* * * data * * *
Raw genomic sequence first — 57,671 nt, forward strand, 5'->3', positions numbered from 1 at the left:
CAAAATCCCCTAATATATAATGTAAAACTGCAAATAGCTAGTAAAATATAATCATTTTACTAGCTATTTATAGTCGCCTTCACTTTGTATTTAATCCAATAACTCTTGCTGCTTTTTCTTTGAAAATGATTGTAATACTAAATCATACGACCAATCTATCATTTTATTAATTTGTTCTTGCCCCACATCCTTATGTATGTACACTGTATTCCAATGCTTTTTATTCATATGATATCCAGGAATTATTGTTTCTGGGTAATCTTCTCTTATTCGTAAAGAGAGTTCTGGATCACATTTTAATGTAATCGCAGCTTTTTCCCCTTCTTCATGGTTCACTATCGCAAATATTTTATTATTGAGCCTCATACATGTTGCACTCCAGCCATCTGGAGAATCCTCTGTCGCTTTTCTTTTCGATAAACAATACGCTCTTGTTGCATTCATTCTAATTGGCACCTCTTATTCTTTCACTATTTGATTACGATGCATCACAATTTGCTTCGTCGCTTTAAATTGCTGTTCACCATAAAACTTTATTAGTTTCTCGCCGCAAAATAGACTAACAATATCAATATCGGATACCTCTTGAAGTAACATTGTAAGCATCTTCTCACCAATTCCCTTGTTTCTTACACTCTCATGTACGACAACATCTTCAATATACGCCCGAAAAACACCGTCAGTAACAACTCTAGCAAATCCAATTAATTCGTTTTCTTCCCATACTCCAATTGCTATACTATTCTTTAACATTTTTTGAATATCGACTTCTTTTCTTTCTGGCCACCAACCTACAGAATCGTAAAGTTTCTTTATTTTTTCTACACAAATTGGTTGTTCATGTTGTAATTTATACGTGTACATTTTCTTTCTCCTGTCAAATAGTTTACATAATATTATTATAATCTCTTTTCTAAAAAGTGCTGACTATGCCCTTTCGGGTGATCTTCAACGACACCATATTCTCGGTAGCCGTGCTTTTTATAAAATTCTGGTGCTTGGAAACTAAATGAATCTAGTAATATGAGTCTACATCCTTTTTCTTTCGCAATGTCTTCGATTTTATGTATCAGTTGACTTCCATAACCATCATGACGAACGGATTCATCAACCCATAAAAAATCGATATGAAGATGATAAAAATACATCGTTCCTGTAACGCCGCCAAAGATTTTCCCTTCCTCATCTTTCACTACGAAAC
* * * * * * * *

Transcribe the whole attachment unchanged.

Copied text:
Raw genomic sequence first — 57,671 nt, forward strand, 5'->3', positions numbered from 1 at the left:
CAAAATCCCCTAATATATAATGTAAAACTGCAAATAGCTAGTAAAATATAATCATTTTACTAGCTATTTATAGTCGCCTTCACTTTGTATTTAATCCAATAACTCTTGCTGCTTTTTCTTTGAAAATGATTGTAATACTAAATCATACGACCAATCTATCATTTTATTAATTTGTTCTTGCCCCACATCCTTATGTATGTACACTGTATTCCAATGCTTTTTATTCATATGATATCCAGGAATTATTGTTTCTGGGTAATCTTCTCTTATTCGTAAAGAGAGTTCTGGATCACATTTTAATGTAATCGCAGCTTTTTCCCCTTCTTCATGGTTCACTATCGCAAATATTTTATTATTGAGCCTCATACATGTTGCACTCCAGCCATCTGGAGAATCCTCTGTCGCTTTTCTTTTCGATAAACAATACGCTCTTGTTGCATTCATTCTAATTGGCACCTCTTATTCTTTCACTATTTGATTACGATGCATCACAATTTGCTTCGTCGCTTTAAATTGCTGTTCACCATAAAACTTTATTAGTTTCTCGCCGCAAAATAGACTAACAATATCAATATCGGATACCTCTTGAAGTAACATTGTAAGCATCTTCTCACCAATTCCCTTGTTTCTTACACTCTCATGTACGACAACATCTTCAATATACGCCCGAAAAACACCGTCAGTAACAACTCTAGCAAATCCAATTAATTCGTTTTCTTCCCATACTCCAATTGCTATACTATTCTTTAACATTTTTTGAATATCGACTTCTTTTCTTTCTGGCCACCAACCTACAGAATCGTAAAGTTTCTTTATTTTTTCTACACAAATTGGTTGTTCATGTTGTAATTTATACGTGTACATTTTCTTTCTCCTGTCAAATAGTTTACATAATATTATTATAATCTCTTTTCTAAAAAGTGCTGACTATGCCCTTTCGGGTGATCTTCAACGACACCATATTCTCGGTAGCCGTGCTTTTTATAAAATTCTGGTGCTTGGAAACTAAATGAATCTAGTAATATGAGTCTACATCCTTTTTCTTTCGCAATGTCTTCGATTTTATGTATCAGTTGACTTCCATAACCATCATGACGAACGGATTCATCAACCCATAAAAAATCGATATGAAGATGATAAAAATACATCGTTCCTGTAACGCCGCCAAAGATTTTCCCTTCCTCATCTTTCACTACGAAAC